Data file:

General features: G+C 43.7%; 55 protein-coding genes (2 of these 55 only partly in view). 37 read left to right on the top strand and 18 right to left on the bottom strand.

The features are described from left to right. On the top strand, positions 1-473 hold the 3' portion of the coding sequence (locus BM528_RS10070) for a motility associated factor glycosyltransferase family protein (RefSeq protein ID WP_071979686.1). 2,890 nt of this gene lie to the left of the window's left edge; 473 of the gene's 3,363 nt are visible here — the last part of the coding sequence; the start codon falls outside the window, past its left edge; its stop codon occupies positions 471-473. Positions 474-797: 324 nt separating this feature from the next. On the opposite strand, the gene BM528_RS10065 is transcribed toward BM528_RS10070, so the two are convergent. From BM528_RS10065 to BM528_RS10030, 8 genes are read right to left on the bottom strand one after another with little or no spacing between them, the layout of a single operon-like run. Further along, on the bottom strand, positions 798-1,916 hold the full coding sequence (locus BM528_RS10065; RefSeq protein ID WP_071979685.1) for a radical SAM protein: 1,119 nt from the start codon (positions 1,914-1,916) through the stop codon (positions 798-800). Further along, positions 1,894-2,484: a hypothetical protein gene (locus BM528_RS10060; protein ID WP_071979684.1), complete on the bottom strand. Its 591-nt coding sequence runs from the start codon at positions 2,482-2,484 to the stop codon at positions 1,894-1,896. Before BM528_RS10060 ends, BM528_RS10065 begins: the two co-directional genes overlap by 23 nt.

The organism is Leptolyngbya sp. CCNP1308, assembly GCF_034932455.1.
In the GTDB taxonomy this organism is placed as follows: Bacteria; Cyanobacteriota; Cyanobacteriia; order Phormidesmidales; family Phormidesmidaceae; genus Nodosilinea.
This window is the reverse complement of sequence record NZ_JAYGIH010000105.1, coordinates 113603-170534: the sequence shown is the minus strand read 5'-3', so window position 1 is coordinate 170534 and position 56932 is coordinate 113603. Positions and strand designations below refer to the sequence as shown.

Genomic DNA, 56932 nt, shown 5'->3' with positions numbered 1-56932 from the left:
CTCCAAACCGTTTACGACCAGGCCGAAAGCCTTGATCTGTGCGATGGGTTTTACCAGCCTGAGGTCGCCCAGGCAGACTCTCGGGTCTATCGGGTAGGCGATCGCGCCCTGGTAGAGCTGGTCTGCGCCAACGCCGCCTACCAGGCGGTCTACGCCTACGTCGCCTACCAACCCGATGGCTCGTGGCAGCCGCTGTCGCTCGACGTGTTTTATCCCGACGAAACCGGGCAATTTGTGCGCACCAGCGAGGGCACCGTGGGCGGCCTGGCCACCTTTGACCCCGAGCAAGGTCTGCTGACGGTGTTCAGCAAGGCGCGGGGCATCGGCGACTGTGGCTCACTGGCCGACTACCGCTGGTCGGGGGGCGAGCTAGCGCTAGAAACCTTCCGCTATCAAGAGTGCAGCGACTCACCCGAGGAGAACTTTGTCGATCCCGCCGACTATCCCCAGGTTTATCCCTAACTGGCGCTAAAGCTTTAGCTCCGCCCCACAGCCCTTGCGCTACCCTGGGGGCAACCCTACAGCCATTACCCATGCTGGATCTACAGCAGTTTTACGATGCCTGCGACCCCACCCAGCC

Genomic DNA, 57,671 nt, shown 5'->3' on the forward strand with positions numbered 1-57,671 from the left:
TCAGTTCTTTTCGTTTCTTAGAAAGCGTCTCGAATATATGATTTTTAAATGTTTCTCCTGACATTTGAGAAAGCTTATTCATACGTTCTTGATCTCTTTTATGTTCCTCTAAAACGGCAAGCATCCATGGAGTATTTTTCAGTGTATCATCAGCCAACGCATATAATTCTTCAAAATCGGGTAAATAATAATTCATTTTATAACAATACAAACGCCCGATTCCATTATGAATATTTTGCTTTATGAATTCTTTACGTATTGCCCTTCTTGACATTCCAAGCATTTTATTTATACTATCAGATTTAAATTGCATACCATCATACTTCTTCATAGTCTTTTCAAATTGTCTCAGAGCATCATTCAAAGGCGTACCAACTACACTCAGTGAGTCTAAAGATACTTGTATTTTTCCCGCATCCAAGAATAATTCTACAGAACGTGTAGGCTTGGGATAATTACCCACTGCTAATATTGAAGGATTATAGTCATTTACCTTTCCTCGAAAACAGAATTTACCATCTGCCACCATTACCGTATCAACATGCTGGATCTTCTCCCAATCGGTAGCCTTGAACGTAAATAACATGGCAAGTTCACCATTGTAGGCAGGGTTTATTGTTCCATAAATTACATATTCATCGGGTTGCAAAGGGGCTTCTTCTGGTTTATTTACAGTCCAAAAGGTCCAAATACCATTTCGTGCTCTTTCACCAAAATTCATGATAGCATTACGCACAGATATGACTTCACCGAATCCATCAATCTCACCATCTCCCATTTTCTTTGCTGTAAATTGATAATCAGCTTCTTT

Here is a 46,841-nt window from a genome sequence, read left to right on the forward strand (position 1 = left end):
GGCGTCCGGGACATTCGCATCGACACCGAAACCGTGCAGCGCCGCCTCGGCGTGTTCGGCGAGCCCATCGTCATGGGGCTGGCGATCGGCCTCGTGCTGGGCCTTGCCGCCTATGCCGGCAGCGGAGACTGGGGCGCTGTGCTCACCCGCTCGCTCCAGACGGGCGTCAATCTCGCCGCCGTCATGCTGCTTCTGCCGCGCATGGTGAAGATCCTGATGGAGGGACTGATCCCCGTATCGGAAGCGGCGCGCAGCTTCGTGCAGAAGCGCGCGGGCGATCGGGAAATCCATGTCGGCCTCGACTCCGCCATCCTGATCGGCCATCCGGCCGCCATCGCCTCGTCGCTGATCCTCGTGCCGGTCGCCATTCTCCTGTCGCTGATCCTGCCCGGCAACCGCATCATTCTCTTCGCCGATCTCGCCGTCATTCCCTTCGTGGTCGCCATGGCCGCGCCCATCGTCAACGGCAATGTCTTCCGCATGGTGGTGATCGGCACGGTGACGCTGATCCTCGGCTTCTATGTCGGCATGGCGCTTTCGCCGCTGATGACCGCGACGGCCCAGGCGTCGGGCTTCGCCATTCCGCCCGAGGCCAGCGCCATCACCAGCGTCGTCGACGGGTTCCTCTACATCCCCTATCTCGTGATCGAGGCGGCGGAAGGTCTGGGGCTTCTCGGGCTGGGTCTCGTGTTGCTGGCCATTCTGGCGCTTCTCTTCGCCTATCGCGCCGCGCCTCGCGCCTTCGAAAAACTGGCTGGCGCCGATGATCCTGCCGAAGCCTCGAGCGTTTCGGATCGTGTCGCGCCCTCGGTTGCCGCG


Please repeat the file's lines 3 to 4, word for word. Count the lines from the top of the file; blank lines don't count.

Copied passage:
The organism is Leptolyngbya sp. CCNP1308, assembly GCF_034932455.1.
In the GTDB taxonomy this organism is placed as follows: Bacteria; Cyanobacteriota; Cyanobacteriia; order Phormidesmidales; family Phormidesmidaceae; genus Nodosilinea.